I’ve recently moved house, but thankfully this hasn’t compromised my reading on the train time. As term 2 gets underway, I thought it timely to update you on my commuter reading habits this year. (You can read about the stuff I was reading last semester here).
Goodbye, Perfect – Sara Barnard
I felt very invested in the action of this YA novel. Narrated by Eden, whose usually “perfect” best friend has run off with the hipster music teacher, the old “trying to help someone who doesn’t want to be helped” tension was developed in a way that rang disturbingly true. Eden was a lovely nuanced character too, in foster care with a family who carved out a symbolic piece of garden for her to work and dealing with her own own feelings of imperfection.
Pride and Prejudice – Jane Austen
Who doesn’t love Austen? I’m looking forward to teaching this next term.
I am Thunder – Muhammad Khan
This is not my favourite recent YA novel, but I was drawn along by the tension and themes that feel important in understanding Islamic points of view. The main character struggles with controlling parents and, as a result, gets swept up into a world of extremism. The characters don’t quite feel real at times, with some clunky teenage dialogue, but the action progresses at a good pace and the choices and conflicts for the main character are important to consider.
Persepolis (books 1&2) – Marjane Satrapi
I enjoyed teaching this last term. Satrapi’s Graphic Memoir is another often neglected worldview – the effects of the Iranian Revolution on the population and, in particular, how these event shaped a childhood. Satrapi doesn’t portray herself as a perfect character, but she’s hugely likeable and struggles with all the normal teenage issues on top of bigger issues, such as faith, war, political beliefs and loss of family members. So many excellent scenes and the visuals are charmingly simple and affecting.
Homo Deus: A brief history of tomorrow – Yuval Noah Harari
I’m now currently reading Harari’s Sapiens, which is the back story in some ways to this. Homo Deus looks at where homo sapiens have come from and where we are potentially going, in a world where things like Google know more about us than we know ourselves; where we strive for immortality; where we’re creating artificial intelligence beyond our own abilities. Harari makes connections between topics that you never see coming, but are so convincing when they’re drawn together. This was an intense reading experience, as I couldn’t stop thinking about it and almost every conversation I had at this time seemed to be able to link to an idea from the book.
Take Three Girls – Cath Crowley, Simmone Howell & Fiona Wood
Three YA authors each create a character who’s figuring themselves out and developing a relationship with the others. It’s not uncommon these days for YA novels to flick point of view every chapter and sometimes this feels pointless, especially if the voices are not particularly distinct or add interest to the story. But this works really well as the authors have their own voice and style for their characters and they interact beautifully. The book looks at some important ideas and the girls are drawn together initially by a “Wellness” class – a clever device for allowing them to be cynical and then accepting of self-care and relationship lessons.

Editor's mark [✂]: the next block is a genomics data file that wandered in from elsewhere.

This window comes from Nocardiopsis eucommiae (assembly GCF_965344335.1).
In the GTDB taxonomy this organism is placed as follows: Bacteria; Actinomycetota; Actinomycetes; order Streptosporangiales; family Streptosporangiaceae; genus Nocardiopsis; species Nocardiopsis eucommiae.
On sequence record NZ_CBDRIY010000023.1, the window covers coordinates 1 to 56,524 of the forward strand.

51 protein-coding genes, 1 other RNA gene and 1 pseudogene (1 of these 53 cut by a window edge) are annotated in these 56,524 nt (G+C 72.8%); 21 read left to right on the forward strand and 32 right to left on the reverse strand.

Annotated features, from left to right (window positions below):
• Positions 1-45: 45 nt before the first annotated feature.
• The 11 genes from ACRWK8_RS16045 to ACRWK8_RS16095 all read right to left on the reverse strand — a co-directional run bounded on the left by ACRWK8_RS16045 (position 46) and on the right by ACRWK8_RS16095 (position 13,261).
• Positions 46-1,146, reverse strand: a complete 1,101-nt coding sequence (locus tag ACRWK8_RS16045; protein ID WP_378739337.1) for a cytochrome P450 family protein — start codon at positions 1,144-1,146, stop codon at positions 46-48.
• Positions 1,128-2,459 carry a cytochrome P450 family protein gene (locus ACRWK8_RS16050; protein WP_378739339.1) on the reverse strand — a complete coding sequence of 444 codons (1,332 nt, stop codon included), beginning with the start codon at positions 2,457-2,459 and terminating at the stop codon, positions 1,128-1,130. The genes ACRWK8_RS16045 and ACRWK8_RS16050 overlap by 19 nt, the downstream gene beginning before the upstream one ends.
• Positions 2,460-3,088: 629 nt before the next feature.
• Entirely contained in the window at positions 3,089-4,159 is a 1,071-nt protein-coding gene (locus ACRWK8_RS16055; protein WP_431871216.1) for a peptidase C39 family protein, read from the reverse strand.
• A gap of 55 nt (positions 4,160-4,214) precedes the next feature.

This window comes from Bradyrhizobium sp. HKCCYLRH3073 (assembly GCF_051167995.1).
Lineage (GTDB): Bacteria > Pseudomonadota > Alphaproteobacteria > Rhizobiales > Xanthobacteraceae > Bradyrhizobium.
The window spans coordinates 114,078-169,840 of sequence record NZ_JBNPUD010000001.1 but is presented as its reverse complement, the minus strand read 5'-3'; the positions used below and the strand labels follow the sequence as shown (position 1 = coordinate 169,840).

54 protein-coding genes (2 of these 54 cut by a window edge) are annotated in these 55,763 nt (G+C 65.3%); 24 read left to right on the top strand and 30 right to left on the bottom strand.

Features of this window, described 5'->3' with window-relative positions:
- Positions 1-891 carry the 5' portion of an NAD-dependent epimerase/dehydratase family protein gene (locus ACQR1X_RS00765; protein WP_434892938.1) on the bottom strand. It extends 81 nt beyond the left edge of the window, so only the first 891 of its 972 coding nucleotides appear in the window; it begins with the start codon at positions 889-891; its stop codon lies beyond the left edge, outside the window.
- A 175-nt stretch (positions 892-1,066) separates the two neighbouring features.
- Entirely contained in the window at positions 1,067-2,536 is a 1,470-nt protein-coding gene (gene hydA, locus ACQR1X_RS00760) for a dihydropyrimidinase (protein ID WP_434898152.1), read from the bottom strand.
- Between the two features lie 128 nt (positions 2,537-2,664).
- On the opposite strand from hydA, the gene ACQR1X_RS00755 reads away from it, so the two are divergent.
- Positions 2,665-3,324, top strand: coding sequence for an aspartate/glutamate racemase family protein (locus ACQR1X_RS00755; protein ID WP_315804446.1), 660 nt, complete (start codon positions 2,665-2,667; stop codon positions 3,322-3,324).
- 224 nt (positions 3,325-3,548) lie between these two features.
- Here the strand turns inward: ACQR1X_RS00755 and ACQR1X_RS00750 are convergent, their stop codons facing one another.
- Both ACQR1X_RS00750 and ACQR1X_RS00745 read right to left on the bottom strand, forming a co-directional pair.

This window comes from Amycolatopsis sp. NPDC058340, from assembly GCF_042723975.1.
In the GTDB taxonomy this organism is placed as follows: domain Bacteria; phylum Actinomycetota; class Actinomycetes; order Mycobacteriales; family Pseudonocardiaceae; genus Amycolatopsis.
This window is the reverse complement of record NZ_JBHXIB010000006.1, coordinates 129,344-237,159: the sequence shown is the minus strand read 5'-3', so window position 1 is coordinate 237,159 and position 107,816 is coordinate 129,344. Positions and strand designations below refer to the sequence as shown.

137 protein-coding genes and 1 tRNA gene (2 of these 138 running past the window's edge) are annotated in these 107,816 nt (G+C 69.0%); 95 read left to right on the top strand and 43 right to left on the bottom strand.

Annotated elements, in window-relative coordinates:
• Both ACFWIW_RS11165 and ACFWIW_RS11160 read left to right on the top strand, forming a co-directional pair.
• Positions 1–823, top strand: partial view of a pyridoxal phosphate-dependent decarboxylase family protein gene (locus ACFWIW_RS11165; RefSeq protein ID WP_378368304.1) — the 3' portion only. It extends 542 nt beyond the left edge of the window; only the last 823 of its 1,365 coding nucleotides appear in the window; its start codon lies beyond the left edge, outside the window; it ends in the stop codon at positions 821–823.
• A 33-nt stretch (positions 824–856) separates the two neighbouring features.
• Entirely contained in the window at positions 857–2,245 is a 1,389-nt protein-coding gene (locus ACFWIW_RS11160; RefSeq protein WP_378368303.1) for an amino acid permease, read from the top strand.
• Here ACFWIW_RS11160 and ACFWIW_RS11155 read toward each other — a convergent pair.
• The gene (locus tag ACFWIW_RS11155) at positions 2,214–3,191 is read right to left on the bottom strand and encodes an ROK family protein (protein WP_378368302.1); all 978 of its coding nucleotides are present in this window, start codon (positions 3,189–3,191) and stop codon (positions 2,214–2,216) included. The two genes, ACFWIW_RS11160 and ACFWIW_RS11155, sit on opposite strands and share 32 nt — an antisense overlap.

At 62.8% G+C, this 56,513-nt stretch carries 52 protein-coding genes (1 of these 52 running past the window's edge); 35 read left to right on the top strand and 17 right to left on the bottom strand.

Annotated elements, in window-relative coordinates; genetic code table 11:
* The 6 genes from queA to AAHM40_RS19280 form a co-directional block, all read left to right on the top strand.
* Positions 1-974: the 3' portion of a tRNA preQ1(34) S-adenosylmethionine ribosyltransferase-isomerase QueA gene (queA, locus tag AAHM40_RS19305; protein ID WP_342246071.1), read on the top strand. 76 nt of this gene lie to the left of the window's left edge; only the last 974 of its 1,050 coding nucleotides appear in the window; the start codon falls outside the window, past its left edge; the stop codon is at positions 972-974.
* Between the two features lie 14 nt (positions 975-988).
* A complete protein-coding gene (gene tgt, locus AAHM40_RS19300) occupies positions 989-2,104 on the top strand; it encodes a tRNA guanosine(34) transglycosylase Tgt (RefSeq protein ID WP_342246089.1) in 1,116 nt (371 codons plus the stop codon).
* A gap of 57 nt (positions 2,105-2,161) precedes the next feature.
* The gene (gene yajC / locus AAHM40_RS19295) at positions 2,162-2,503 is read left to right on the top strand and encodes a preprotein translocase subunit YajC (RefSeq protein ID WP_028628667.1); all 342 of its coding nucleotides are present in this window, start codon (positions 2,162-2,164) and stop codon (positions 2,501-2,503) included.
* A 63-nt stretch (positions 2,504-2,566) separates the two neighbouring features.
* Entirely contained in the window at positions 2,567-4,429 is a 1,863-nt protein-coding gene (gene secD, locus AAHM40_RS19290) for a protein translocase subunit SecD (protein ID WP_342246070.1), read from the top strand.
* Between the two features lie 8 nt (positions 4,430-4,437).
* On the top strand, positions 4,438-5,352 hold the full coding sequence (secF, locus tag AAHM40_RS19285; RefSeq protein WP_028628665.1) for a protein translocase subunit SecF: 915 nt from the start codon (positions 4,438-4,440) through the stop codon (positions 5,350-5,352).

The Shepherd’s Hut – Tim Winton
I read this straight after hearing Tim Winton introduce his character and talk about toxic masculinity. I’ve loved Winton’s work for ages, and hearing him talk is so moving, as he’s a powerful blend of humble, intelligent, heart-felt and funny. The Shepherd’s Hut follows Jaxie Clackton as he attempts to cross the saltlands of Western Australia, escaping the home that has nothing left for him. He’s a deeply troubled boy, but I felt incredibly warm towards him and hoped only for his safety. The voice is authentic and consuming and the landscape – so often a character of its own in Winton’s work – stark and uncompromising.
Men Explain Things to Me – Rebecca Solnit
Solnit has become my go-to on US political commentary recently, but it was also useful reading her essays on the back of Winton’s talk, as she reiterates the problem of the patriarchy, reminding me that these ideas and facts need to be voiced by everyone, before change can happen. She’s scathing and funny, but hits you with the reality of a society where it’s all too common to silence women.
The Natural Way of Things – Charlotte Wood
This had been on my “to read” list for a while and I’ve been wanting to read more Australian writers since moving here. This might not have been a good place to start! I was engrossed entirely and compelled to finish to ensure everyone ended up okay, but it was a rather harrowing read with very little sense of hope. The detached almost dreamlike narrative was appropriate for the characters who, given their circumstances, were trying to escape mentally and physically, but felt a bit too removed at times. As with Winton’s work, the Australian landscape is characterised as a harsh and unforgiving factor to be endured or overcome. Don’t let me stray too far into the outback, okay?
Windfall – Jennifer E. Smith
I read this as much needed fluffy light relief and it did the trick. It’s very much a teen love story, which I’m not usually a fan of, but there are some beautiful moments and incredibly well-written dialogue. I admire an ability to capture authentic teen voices and show the rapport and easy connection between characters with clever banter. Teenager wins the lottery, but realises love is the real prize in life. Aww.
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